The principle of predominance (al-ghalabah, as in العِبْرَةُ بالغَالِبِ الشَّائِعِ لا بالقَلِيلِ النَّادِر ), requires that the greater thing or part of a thing (ghālib) in a case should dominate the other things or parts (maghlūb) in terms of their Islamic ruling. The controversy about it starts with disagreement over whether it is a quantitative or qualitative criterion.
The authors consider the weightier view to be that it is quantitative. The authors further consider the distinction between the principle of predominance and the principle of majority to lie in the relative proportions of the greater and lesser amounts.
Predominance can only be acquired when a thing is in majority to an extent that makes the other side trivial (ḍaʿīl). Hence, when a thing is in majority by a small margin it can be considered as akthar but not ghālib. Something can only become ghālib when it is in majority by a huge margin.
In view of the abovementioned, this study finds that the principles of al-aṣālah wa al-tabʿiyyah and alaghlabiyyah could be the main basis in assessing the Sharīʿah compliance of shares of a company whose activities are mixed with ḥalāl and ḥarām elements. If the primary activities of the company are Sharīʿah-compliant (ḥalāl), it can be classified― in principle, based on al-aṣālah wa al-tabʿiyyah― as Sharīʿah compliant though there are secondary activities that are contrary to Sharīʿah. However, to determine the maximum level of tolerance for Sharīʿah non-compliant activities (ḥarām), the principle of aghlabiyyah should be applied.
For the debt ratio (interest-bearing debt) and cash ratio (cash placed in conventional financial institutions and interest-bearing securities), the principle of aghlabiyyah should also be applied along with the principle of al-aṣālah wa altab ʿiyyah, as there is a mixture between permissible and impermissible factors. Currently, most Sharīʿah screen providers employ ratios between 30 to 33%, which is seemingly derived from the principle of majority.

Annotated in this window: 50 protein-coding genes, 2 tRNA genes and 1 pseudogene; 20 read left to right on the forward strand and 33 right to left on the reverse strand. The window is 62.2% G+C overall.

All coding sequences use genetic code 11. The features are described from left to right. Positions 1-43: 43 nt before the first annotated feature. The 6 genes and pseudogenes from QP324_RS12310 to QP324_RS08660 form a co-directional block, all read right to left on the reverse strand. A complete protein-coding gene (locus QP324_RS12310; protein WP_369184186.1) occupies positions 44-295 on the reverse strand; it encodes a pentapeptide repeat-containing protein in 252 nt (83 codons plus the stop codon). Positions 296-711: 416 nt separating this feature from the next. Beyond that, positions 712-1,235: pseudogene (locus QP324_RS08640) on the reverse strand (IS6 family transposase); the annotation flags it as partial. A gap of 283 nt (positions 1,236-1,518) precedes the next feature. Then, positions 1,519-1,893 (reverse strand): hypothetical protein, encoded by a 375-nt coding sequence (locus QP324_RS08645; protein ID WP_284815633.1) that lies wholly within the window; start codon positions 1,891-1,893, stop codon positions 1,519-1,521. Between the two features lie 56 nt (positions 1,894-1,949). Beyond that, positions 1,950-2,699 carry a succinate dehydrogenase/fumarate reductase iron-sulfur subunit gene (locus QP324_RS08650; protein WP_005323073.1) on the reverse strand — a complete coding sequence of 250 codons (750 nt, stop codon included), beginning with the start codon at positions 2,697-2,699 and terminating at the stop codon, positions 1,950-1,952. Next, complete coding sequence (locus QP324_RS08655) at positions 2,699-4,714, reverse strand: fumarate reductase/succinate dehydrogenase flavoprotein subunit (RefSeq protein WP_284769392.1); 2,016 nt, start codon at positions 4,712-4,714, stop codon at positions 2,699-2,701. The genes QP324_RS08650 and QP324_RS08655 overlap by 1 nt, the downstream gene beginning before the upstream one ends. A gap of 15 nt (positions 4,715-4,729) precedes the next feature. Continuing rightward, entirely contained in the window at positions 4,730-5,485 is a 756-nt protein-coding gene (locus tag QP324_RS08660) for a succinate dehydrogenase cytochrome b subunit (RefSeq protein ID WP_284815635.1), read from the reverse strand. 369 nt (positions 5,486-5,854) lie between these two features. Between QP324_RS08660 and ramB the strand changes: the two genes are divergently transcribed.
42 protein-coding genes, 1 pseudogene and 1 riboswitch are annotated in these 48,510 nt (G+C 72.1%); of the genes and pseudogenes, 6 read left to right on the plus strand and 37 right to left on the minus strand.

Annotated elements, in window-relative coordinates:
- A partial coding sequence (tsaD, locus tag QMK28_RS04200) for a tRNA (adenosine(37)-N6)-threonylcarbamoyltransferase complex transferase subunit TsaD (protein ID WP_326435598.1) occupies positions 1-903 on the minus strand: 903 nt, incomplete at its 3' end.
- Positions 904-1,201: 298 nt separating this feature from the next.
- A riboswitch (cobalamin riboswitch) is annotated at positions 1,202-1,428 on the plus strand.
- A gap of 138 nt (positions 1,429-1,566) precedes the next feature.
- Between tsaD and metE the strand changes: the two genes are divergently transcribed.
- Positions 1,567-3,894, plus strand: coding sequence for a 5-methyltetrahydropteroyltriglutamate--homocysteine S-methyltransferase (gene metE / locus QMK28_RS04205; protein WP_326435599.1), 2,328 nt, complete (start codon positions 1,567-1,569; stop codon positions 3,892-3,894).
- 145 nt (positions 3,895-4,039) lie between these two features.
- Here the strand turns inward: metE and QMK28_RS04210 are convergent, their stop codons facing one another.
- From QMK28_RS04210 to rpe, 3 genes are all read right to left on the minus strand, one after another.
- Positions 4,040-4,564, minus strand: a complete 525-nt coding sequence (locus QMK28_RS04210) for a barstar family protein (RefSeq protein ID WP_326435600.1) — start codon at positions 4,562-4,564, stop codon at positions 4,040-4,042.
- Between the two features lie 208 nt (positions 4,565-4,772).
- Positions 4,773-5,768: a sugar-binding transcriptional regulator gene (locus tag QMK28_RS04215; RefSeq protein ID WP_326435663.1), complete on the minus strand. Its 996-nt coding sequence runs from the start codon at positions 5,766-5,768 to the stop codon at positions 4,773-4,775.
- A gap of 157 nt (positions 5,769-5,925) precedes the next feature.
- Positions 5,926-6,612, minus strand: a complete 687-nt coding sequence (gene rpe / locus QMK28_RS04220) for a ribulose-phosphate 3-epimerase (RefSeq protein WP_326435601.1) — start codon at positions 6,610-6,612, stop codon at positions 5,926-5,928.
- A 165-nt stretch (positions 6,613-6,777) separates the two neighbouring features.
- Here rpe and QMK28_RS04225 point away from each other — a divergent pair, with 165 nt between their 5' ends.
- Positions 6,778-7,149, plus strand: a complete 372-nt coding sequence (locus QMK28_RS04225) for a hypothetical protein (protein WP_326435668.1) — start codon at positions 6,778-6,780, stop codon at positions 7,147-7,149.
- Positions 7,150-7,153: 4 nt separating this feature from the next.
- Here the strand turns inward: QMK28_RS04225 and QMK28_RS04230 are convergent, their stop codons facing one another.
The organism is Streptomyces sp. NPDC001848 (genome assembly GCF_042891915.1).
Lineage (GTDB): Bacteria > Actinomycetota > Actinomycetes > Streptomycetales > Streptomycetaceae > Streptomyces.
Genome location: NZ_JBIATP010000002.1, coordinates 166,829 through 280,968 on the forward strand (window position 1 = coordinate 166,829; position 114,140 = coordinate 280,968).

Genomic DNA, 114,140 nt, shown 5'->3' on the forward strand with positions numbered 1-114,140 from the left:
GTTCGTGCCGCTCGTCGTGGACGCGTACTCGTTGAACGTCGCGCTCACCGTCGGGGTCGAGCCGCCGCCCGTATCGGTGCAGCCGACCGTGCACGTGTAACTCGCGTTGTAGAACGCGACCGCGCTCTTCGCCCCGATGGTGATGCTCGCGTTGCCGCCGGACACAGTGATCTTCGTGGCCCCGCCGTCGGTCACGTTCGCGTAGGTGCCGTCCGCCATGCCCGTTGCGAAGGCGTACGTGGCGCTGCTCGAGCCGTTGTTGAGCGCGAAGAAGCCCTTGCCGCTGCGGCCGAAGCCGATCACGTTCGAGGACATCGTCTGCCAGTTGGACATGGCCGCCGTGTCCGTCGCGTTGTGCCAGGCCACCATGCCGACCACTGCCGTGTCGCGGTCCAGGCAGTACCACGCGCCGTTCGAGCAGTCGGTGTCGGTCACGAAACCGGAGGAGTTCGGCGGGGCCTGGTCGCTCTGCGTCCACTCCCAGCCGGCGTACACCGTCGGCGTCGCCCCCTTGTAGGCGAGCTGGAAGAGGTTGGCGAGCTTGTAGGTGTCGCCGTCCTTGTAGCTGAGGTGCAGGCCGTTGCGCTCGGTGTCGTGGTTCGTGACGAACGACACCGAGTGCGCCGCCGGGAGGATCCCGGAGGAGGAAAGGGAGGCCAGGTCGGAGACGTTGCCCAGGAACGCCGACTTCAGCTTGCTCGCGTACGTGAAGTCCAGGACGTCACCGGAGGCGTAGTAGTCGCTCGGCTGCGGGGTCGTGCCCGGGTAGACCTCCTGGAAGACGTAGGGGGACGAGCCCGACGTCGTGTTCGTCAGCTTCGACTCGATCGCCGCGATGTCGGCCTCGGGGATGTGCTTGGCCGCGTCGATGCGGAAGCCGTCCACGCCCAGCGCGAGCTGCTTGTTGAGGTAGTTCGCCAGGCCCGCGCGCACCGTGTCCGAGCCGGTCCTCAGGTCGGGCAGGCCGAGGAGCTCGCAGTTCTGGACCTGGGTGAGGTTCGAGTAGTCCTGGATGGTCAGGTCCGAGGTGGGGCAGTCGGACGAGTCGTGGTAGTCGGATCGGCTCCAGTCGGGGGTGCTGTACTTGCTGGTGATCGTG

As for the liquidity ratios, which are aimed only at the tradability of shares, the principle of al-aṣālah wa al-tabʿiyyah can be adopted independently, without incorporating the principles of aghlabiyyah or akthariyyah. The reason is that having cash or receivables generated from Sharīʿah-compliant activities cannot be equated with having Sharīʿah non-compliant activities or assets. Moreover, when the main objective of a company and its activities aim at dealing with or producing non-ribawī goods or services, ribawī assets would become subsidiary in nature. Furthermore, at the time of acquiring and trading shares, investors do not intend to own the assets of the company per se, they are more interested in the company, its business activities and potential to earn profits. Hence, there is no need to set a maximum tolerable ratio for the ribawī assets in the case of shares.
Sharīʿah-compliant shares, screening methodology, principle of predominance, principle of majority, principle of primacy and dependency